Socalled marginal plants

^<¡0+ Marginal plants are the plants that supply height in a water garden (or vertical interest, as landscapers say). Though you may have seen them in containers or growing on land in damp ground, they're well able to grow in a pot that's immersed in an inch or more of water. Other names nurseries use for this sort of plant include bog plants, emergent plants, pondside plants, and moisture-loving plants. Marginals grown for attractive foliage include canna, mosaic plant, papyrus, various irises, arrowhead, spike rush, umbrella palm, and elephant's ear. If you want beautiful flowers from your marginals, check out canna, golden club, various irises, pickerel weed, and lizard's tail.

Like waterlilies, some of these plants are winter-hardy; others are tropical. The tropicals can't go in the water till the weather has warmed up to at least 70° F and must come out when the water and weather begin to cool down in the fall (to be discarded as annuals or overwintered indoors — see "Winterizing your plants and fish" for more information). Hardy ones are fine in 50° or higher water.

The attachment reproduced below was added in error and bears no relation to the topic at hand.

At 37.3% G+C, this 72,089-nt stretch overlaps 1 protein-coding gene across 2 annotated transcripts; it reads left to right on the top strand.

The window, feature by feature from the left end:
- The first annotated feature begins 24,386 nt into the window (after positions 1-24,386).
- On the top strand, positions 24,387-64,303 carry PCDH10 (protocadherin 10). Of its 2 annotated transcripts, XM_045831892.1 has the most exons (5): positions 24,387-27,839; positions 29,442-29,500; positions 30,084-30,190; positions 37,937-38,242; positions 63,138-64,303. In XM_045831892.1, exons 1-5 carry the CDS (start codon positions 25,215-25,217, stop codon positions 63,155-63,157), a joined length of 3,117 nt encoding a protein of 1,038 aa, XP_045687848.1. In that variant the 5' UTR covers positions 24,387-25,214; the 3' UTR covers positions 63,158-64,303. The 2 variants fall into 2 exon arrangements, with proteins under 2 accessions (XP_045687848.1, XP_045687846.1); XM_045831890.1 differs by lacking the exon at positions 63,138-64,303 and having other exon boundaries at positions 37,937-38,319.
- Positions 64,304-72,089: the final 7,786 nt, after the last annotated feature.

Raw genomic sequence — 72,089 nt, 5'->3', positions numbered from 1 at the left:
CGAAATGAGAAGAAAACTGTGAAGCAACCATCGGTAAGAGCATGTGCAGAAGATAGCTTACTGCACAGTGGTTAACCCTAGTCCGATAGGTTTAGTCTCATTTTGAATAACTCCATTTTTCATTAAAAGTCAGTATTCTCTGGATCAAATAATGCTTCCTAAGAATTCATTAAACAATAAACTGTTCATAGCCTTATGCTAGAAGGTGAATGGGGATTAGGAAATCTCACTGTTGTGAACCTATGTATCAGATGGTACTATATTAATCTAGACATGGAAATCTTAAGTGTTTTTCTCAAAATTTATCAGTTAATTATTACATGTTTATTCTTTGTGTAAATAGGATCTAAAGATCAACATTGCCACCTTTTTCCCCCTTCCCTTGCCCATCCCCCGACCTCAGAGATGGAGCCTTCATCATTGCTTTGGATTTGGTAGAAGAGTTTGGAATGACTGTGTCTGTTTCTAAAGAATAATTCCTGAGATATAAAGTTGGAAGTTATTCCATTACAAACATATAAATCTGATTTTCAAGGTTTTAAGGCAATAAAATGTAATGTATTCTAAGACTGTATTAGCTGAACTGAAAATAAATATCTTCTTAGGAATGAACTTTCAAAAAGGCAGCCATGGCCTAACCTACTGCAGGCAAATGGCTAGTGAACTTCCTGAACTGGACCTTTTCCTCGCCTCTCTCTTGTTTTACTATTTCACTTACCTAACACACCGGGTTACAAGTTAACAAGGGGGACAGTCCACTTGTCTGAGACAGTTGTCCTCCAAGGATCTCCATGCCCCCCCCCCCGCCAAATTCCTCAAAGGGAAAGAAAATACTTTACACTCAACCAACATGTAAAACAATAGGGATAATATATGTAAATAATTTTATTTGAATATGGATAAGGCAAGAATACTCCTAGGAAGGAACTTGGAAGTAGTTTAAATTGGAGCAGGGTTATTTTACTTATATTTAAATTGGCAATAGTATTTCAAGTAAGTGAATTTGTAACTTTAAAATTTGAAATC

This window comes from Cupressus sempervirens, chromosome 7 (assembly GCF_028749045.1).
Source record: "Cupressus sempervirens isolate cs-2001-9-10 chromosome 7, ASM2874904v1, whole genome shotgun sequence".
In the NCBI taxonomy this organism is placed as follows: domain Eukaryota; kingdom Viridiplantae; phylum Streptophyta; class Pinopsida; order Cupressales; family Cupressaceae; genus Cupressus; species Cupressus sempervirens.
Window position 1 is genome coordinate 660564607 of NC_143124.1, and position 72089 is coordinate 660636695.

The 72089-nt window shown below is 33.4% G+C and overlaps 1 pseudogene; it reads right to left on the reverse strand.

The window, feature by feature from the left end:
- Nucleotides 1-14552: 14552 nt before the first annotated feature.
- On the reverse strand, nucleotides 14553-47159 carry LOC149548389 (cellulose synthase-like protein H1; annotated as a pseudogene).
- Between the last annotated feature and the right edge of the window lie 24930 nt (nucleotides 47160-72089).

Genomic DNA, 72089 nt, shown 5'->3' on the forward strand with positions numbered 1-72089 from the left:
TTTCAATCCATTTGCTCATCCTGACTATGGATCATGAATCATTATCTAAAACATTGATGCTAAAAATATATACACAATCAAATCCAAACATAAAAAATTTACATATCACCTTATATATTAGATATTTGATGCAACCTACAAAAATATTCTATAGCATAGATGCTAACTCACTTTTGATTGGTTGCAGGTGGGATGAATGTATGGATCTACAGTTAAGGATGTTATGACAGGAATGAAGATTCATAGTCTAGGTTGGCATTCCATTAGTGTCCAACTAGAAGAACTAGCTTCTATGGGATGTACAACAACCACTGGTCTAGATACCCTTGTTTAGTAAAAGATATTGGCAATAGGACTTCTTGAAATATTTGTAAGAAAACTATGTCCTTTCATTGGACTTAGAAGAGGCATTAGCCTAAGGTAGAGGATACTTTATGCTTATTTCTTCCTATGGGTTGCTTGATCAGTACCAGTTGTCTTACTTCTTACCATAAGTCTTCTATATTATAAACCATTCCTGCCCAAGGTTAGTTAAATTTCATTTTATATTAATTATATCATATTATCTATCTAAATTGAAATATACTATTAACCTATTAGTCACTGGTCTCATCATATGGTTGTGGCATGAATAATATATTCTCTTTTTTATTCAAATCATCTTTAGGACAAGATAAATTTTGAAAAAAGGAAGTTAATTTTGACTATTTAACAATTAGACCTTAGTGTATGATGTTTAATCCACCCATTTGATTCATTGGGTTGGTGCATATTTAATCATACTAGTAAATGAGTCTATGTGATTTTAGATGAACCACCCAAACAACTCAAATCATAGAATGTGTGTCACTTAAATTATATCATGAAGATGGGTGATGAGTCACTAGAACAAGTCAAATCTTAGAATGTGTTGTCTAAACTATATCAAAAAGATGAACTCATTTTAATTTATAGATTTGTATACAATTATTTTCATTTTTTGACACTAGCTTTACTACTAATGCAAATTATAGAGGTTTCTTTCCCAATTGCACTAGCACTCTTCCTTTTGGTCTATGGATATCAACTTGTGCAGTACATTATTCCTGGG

Water gardeners can grow either tropicals or hardies or both kinds almost anywhere in North America. Mix and match them for a more interesting, textured display. Favorite hardy marginals include arrowhead, cattail, golden club, various irises, lizard's tail, pickerel weed, and spike rush. Favorite tropical marginals include canna and water canna, papyrus, mosaic plant, umbrella palm, and elephant's ear.

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